Youth Finding a Voice, Finding a Stage
Excerpted from my interview with Xavier Harvey: “What I’ve noticed being an actor and being involved with Actors’ Shakespeare Project is the tools that art gives you is learning more to express yourself. So when you’re hit with a difficult angle at something and you don’t know how to go about it, you learn different ways to conquer those challenges and all those obstacles. And in my way and where I live and the people that I surround myself, I always think about if I was put in that position again, if I had an artist’s way of thinking then I would have taken these challenges different and made better choices in life.”
Through the Artist’s Lens: A Conversation with a Young Actor, Writer and Illustrator
Arts education means so much to so many people, it seems counterintuitive that its continuation in school communities and beyond is constantly under threat. I know that I would not be the person I am today, a successful and happy museum professional employed by the Smithsonian Institution, had I not had the opportunities in my youth to explore the vast world of visual art provided by my schools and local youth orgs. For the future of all our children, we must defend arts education every opportunity we get. With that in mind, I was extra delighted for the opportunity to get to know my colleague’s spirited and quite profound daughter better through this interview.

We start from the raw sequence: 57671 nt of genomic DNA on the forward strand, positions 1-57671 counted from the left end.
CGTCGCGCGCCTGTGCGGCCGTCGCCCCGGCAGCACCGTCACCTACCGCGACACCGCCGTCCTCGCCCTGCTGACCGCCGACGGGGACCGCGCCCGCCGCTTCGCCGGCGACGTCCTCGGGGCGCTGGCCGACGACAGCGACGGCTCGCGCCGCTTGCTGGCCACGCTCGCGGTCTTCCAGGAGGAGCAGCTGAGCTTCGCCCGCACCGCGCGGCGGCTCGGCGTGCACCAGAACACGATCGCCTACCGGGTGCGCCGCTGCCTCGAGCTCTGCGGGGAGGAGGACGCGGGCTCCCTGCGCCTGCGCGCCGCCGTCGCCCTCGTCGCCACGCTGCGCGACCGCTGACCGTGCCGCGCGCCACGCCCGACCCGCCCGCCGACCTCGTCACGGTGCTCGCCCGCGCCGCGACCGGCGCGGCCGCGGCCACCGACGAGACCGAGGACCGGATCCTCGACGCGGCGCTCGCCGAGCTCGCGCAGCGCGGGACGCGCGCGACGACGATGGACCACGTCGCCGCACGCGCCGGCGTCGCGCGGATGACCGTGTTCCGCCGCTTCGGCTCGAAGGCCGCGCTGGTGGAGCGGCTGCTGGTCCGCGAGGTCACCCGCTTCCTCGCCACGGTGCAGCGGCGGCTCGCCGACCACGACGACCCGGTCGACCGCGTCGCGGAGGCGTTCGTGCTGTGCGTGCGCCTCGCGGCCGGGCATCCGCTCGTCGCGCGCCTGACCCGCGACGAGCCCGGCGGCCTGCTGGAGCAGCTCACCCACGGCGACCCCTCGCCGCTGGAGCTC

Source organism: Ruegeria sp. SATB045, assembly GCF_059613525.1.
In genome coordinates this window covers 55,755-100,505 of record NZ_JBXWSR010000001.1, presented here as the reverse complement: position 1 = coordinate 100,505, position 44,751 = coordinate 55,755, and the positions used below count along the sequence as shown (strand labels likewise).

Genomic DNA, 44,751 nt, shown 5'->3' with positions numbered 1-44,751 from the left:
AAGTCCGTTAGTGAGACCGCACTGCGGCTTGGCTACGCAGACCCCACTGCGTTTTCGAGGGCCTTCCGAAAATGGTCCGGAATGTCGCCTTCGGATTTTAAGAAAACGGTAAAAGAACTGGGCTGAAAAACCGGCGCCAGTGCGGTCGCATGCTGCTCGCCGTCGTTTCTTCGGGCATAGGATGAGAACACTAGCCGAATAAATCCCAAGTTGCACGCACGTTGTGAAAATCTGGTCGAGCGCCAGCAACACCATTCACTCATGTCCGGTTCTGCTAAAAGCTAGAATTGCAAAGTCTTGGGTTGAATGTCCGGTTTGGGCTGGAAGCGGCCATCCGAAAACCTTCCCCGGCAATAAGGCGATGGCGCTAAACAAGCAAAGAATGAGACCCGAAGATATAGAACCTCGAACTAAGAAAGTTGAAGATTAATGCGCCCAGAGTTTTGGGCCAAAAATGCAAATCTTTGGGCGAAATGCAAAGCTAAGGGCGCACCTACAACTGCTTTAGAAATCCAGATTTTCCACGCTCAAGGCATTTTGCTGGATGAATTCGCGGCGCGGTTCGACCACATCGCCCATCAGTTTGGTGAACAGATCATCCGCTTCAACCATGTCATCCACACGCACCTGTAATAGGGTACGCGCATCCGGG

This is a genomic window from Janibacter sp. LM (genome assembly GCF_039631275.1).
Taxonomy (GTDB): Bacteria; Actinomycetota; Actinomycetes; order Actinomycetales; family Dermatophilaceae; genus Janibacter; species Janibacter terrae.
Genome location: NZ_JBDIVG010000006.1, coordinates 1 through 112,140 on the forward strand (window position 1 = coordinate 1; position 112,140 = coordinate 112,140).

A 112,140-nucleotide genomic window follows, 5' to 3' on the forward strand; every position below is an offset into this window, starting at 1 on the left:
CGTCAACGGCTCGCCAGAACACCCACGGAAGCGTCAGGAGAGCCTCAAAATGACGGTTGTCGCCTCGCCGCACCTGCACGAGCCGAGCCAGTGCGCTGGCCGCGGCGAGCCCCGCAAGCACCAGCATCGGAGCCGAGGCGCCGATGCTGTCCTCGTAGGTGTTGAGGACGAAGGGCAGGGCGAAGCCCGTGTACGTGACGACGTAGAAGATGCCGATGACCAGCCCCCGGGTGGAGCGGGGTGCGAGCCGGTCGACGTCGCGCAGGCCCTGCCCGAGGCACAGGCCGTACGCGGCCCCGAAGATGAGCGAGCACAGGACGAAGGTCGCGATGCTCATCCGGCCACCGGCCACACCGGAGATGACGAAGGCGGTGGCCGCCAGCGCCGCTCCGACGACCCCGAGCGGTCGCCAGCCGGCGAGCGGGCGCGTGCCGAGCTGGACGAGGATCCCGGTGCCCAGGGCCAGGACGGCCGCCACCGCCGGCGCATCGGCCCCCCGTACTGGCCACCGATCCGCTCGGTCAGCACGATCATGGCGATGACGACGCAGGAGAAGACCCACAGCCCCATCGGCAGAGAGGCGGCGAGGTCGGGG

Arts Education Transforms Teaching, Learning, and the Lives of Our Young People
During this week of celebration, advocates in every state are working to secure equity in access to arts education and articulate the role of the arts as a pathway to academic success, specifically in the education of students of color, students in rural communities, students who are classified as low-socioeconomic status English Language Learners, or those who require special education. Former Secretary of Education Arne Duncan has stated, “This is absolutely an equity issue and a civil rights issue.” We recognize this issue. We stand against the barriers that cause this issue. And we are working to overcome this issue.
Game Designer at 17: How SAY Sí Changed My Life
In the short amount of time I’ve been at SAY Sí, they have made a great impact in my life. As a video game developer, I’ve gained so many connections and branched out as an artistic individual. SAY Sí has made me aware of my environment and my ability to influence as an activist for my community. The arts can mold and change perspectives only to be interpreted differently and we need to embrace the idea that art is capable of influencing the world. I think all youth deserve a creative outlet to express and evolve a future that is woke and powerful.
The Music in Me
Jada Quin is a 17-year-old singer-songwriter residing in Howell, NJ. She incorporates her own life experiences and those of others around her into her soul-searching lyrics. We had a wonderful conversation and it was great to share ways that our passions—music and visual art—while different from each other, provide us with similar delight and comfort and are indispensable parts of our lives. Coincidentally, but not surprisingly, we both took a path toward developing our talents with the help of an inspired arts educator.